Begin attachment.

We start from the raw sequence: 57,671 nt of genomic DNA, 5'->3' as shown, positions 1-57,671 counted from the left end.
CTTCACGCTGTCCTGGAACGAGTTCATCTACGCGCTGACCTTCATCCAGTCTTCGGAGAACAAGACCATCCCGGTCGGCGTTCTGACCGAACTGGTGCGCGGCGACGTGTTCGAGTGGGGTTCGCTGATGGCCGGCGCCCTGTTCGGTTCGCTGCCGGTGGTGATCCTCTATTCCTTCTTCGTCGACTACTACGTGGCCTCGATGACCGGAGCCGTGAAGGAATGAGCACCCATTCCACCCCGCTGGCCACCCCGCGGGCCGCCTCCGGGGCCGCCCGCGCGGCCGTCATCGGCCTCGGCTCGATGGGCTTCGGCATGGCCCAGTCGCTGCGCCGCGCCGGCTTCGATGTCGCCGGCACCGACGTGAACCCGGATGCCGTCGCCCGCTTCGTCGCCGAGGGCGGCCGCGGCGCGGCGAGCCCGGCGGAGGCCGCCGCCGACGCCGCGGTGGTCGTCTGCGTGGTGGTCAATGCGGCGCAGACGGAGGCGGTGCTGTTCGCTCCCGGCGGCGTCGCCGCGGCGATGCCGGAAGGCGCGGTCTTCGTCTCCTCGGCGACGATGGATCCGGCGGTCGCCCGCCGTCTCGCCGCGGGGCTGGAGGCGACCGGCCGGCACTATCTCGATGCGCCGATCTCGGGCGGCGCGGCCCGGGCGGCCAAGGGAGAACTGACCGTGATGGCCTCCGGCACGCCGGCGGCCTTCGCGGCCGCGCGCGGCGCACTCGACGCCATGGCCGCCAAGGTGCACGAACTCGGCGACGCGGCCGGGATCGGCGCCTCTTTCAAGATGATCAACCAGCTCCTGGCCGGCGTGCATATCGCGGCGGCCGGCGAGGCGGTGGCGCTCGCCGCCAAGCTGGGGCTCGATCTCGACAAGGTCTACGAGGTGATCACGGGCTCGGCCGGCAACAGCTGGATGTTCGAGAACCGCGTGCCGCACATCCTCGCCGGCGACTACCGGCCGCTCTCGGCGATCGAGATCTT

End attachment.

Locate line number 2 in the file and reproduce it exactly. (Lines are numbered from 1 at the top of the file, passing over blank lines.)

CTTCACGCTGTCCTGGAACGAGTTCATCTACGCGCTGACCTTCATCCAGTCTTCGGAGAACAAGACCATCCCGGTCGGCGTTCTGACCGAACTGGTGCGCGGCGACGTGTTCGAGTGGGGTTCGCTGATGGCCGGCGCCCTGTTCGGTTCGCTGCCGGTGGTGATCCTCTATTCCTTCTTCGTCGACTACTACGTGGCCTCGATGACCGGAGCCGTGAAGGAATGAGCACCCATTCCACCCCGCTGGCCACCCCGCGGGCCGCCTCCGGGGCCGCCCGCGCGGCCGTCATCGGCCTCGGCTCGATGGGCTTCGGCATGGCCCAGTCGCTGCGCCGCGCCGGCTTCGATGTCGCCGGCACCGACGTGAACCCGGATGCCGTCGCCCGCTTCGTCGCCGAGGGCGGCCGCGGCGCGGCGAGCCCGGCGGAGGCCGCCGCCGACGCCGCGGTGGTCGTCTGCGTGGTGGTCAATGCGGCGCAGACGGAGGCGGTGCTGTTCGCTCCCGGCGGCGTCGCCGCGGCGATGCCGGAAGGCGCGGTCTTCGTCTCCTCGGCGACGATGGATCCGGCGGTCGCCCGCCGTCTCGCCGCGGGGCTGGAGGCGACCGGCCGGCACTATCTCGATGCGCCGATCTCGGGCGGCGCGGCCCGGGCGGCCAAGGGAGAACTGACCGTGATGGCCTCCGGCACGCCGGCGGCCTTCGCGGCCGCGCGCGGCGCACTCGACGCCATGGCCGCCAAGGTGCACGAACTCGGCGACGCGGCCGGGATCGGCGCCTCTTTCAAGATGATCAACCAGCTCCTGGCCGGCGTGCATATCGCGGCGGCCGGCGAGGCGGTGGCGCTCGCCGCCAAGCTGGGGCTCGATCTCGACAAGGTCTACGAGGTGATCACGGGCTCGGCCGGCAACAGCTGGATGTTCGAGAACCGCGTGCCGCACATCCTCGCCGGCGACTACCGGCCGCTCTCGGCGATCGAGATCTT